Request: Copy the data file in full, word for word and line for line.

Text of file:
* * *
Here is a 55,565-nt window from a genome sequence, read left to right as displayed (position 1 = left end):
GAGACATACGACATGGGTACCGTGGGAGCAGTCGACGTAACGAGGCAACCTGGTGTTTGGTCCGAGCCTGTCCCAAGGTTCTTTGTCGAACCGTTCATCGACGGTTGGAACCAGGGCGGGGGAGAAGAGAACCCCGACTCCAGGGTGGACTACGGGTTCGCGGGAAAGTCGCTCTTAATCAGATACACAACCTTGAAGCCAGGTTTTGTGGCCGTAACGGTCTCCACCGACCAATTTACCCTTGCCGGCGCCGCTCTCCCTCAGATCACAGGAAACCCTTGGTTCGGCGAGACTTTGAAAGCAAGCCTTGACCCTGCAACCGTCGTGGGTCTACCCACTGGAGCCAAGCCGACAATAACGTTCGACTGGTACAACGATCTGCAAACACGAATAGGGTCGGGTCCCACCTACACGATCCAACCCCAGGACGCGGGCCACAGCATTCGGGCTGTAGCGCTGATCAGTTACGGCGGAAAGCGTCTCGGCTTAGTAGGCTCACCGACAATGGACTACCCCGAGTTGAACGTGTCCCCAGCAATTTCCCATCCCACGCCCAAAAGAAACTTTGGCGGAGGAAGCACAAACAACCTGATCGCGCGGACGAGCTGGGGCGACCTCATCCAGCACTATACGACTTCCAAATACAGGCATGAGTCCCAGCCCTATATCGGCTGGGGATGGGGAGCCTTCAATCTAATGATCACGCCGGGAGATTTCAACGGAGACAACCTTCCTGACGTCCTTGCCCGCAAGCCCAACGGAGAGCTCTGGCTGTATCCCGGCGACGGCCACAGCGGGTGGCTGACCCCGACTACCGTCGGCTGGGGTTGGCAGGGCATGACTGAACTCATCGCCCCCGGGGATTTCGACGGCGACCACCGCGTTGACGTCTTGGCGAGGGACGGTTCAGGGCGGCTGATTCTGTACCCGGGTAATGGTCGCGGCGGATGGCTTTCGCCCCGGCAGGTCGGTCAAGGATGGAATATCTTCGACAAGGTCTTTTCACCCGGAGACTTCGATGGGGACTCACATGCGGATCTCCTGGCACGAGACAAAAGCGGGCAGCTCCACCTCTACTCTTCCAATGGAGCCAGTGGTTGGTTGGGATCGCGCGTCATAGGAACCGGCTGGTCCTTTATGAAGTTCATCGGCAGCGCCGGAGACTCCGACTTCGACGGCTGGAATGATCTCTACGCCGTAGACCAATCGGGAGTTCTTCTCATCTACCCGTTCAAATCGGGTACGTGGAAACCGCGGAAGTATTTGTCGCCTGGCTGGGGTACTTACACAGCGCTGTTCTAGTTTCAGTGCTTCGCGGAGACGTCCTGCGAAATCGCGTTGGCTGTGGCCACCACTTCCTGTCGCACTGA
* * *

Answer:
Here is a 55,565-nt window from a genome sequence, read left to right as displayed (position 1 = left end):
GAGACATACGACATGGGTACCGTGGGAGCAGTCGACGTAACGAGGCAACCTGGTGTTTGGTCCGAGCCTGTCCCAAGGTTCTTTGTCGAACCGTTCATCGACGGTTGGAACCAGGGCGGGGGAGAAGAGAACCCCGACTCCAGGGTGGACTACGGGTTCGCGGGAAAGTCGCTCTTAATCAGATACACAACCTTGAAGCCAGGTTTTGTGGCCGTAACGGTCTCCACCGACCAATTTACCCTTGCCGGCGCCGCTCTCCCTCAGATCACAGGAAACCCTTGGTTCGGCGAGACTTTGAAAGCAAGCCTTGACCCTGCAACCGTCGTGGGTCTACCCACTGGAGCCAAGCCGACAATAACGTTCGACTGGTACAACGATCTGCAAACACGAATAGGGTCGGGTCCCACCTACACGATCCAACCCCAGGACGCGGGCCACAGCATTCGGGCTGTAGCGCTGATCAGTTACGGCGGAAAGCGTCTCGGCTTAGTAGGCTCACCGACAATGGACTACCCCGAGTTGAACGTGTCCCCAGCAATTTCCCATCCCACGCCCAAAAGAAACTTTGGCGGAGGAAGCACAAACAACCTGATCGCGCGGACGAGCTGGGGCGACCTCATCCAGCACTATACGACTTCCAAATACAGGCATGAGTCCCAGCCCTATATCGGCTGGGGATGGGGAGCCTTCAATCTAATGATCACGCCGGGAGATTTCAACGGAGACAACCTTCCTGACGTCCTTGCCCGCAAGCCCAACGGAGAGCTCTGGCTGTATCCCGGCGACGGCCACAGCGGGTGGCTGACCCCGACTACCGTCGGCTGGGGTTGGCAGGGCATGACTGAACTCATCGCCCCCGGGGATTTCGACGGCGACCACCGCGTTGACGTCTTGGCGAGGGACGGTTCAGGGCGGCTGATTCTGTACCCGGGTAATGGTCGCGGCGGATGGCTTTCGCCCCGGCAGGTCGGTCAAGGATGGAATATCTTCGACAAGGTCTTTTCACCCGGAGACTTCGATGGGGACTCACATGCGGATCTCCTGGCACGAGACAAAAGCGGGCAGCTCCACCTCTACTCTTCCAATGGAGCCAGTGGTTGGTTGGGATCGCGCGTCATAGGAACCGGCTGGTCCTTTATGAAGTTCATCGGCAGCGCCGGAGACTCCGACTTCGACGGCTGGAATGATCTCTACGCCGTAGACCAATCGGGAGTTCTTCTCATCTACCCGTTCAAATCGGGTACGTGGAAACCGCGGAAGTATTTGTCGCCTGGCTGGGGTACTTACACAGCGCTGTTCTAGTTTCAGTGCTTCGCGGAGACGTCCTGCGAAATCGCGTTGGCTGTGGCCACCACTTCCTGTCGCACTGA